On 2 August 2013, the Central Bank of Ireland ("Central Bank") published Consultation Paper CP 71 ("CP 71") on proposed Client Asset Regulations and Guidance for investment firms and fund service providers ("FSPs"). Having considered the responses received to CP 71, the Central Bank took the decision to introduce two separate set of regulations one for investment firms and another for FSPs. This briefing deals with the regulations which apply to FSPs and is relevant to fund administrators and depositaries/custodians authorised under the Investment Intermediaries Act 1995 (as amended), (the "IIA"). On 30 March 2015, the Central Bank published a set of regulations; Investor Money Regulations 2015 for Fund Service Providers1, (the "Investor Money Regulations" or the "Regulations") which aim to strengthen the safeguards around investor money. The Central Bank has published guidance ("Guidance on Investor Money Regulations for Fund Service Providers") to assist FSPs to comply with the Investor Money Regulations. The Investor Money Regulations will come into operation on 1 April 2016.

On the publication of the Regulations, Director of Markets Supervision, Gareth Murphy, said "The publication of these Regulations marks a significant development with regard to thesafeguarding of client assets and investor money in Ireland. The development of these Regulations is the outcome of a lengthy period of industry consultation with investment firms and funds service providers. The Central Bank will closely monitor the implementation of these Regulations so as to ensure that our aim of enhancing investor protection and safeguarding client assets is achieved."

Who do the Regulations apply to?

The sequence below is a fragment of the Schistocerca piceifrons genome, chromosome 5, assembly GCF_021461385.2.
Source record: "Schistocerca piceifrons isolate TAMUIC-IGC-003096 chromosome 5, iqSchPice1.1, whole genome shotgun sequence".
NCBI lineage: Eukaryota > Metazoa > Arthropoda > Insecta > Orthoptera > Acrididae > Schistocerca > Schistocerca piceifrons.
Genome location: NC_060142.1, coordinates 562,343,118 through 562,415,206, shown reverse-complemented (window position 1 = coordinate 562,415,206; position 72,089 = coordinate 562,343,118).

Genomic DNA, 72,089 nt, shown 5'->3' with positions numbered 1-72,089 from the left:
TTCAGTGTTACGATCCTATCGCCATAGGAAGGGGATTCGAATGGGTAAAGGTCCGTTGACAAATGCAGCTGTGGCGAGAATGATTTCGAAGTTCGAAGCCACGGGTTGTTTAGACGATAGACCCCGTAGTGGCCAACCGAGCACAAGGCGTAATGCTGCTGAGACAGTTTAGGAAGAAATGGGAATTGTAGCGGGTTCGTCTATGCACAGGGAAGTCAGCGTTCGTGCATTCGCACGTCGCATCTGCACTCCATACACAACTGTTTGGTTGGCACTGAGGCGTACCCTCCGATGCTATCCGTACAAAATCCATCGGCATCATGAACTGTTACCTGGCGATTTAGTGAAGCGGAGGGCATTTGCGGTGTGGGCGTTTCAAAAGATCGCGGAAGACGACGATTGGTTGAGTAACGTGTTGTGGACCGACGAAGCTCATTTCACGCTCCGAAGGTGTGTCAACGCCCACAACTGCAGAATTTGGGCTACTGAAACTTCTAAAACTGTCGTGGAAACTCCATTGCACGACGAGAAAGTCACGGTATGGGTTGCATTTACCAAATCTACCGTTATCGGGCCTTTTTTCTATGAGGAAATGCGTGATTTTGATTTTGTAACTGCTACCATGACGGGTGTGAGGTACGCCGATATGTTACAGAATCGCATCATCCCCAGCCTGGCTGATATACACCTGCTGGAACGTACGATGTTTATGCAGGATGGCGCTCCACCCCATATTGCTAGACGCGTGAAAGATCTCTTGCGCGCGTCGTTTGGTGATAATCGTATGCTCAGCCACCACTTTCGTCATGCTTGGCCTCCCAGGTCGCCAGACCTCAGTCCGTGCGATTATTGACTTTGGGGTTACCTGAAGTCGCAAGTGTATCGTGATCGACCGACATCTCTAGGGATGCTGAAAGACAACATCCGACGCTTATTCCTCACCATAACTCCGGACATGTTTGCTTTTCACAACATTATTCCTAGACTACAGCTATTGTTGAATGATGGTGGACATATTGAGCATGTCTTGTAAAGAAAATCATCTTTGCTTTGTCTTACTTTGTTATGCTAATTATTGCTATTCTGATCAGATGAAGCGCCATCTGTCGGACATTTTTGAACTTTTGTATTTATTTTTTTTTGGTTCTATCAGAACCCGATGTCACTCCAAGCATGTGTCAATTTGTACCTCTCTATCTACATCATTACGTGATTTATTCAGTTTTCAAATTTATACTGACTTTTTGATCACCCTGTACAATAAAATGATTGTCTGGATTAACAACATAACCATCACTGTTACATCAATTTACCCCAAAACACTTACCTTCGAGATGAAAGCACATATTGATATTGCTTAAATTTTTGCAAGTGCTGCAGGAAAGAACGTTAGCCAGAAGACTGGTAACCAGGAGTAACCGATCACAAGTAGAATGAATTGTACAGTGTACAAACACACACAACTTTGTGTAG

The Investor Money Regulations apply to FSPs when holding investor money. A FSP is defined as meaning a person who is authorised under the IIA to carry out (i) the administration of collective investment schemes or fund accounting services or acting as a transfer agent or registration agent for such schemes or (ii) custodial operations involving the safekeeping and administration of investment instruments. Accordingly, the Investor Money Regulations will apply to fund administrators and to depositaries/custodians authorised under the IIA when they hold investor money.

When does a FSP hold investor money?

The Investor Money Regulations are issued pursuant to section 48 of the Central Bank (Supervision and Enforcement) Act 2013 and apply to FSPs when holding investor money.

The Investor Money Regulations provide that a FSP will be deemed to hold investor money where:

(i) It has been lodged into a collection account of a credit institution located and authorised in the EEA, a signatory state to the Basel Capital Convergence Agreement of July 1988 or in Jersey, Guernsey, the Isle of Man, Australia or New Zealand;

(ii) It is held in the name of the FSP or any nominee of the FSP; and

(iii) The FSP has the capacity to effect transactions on that collection account.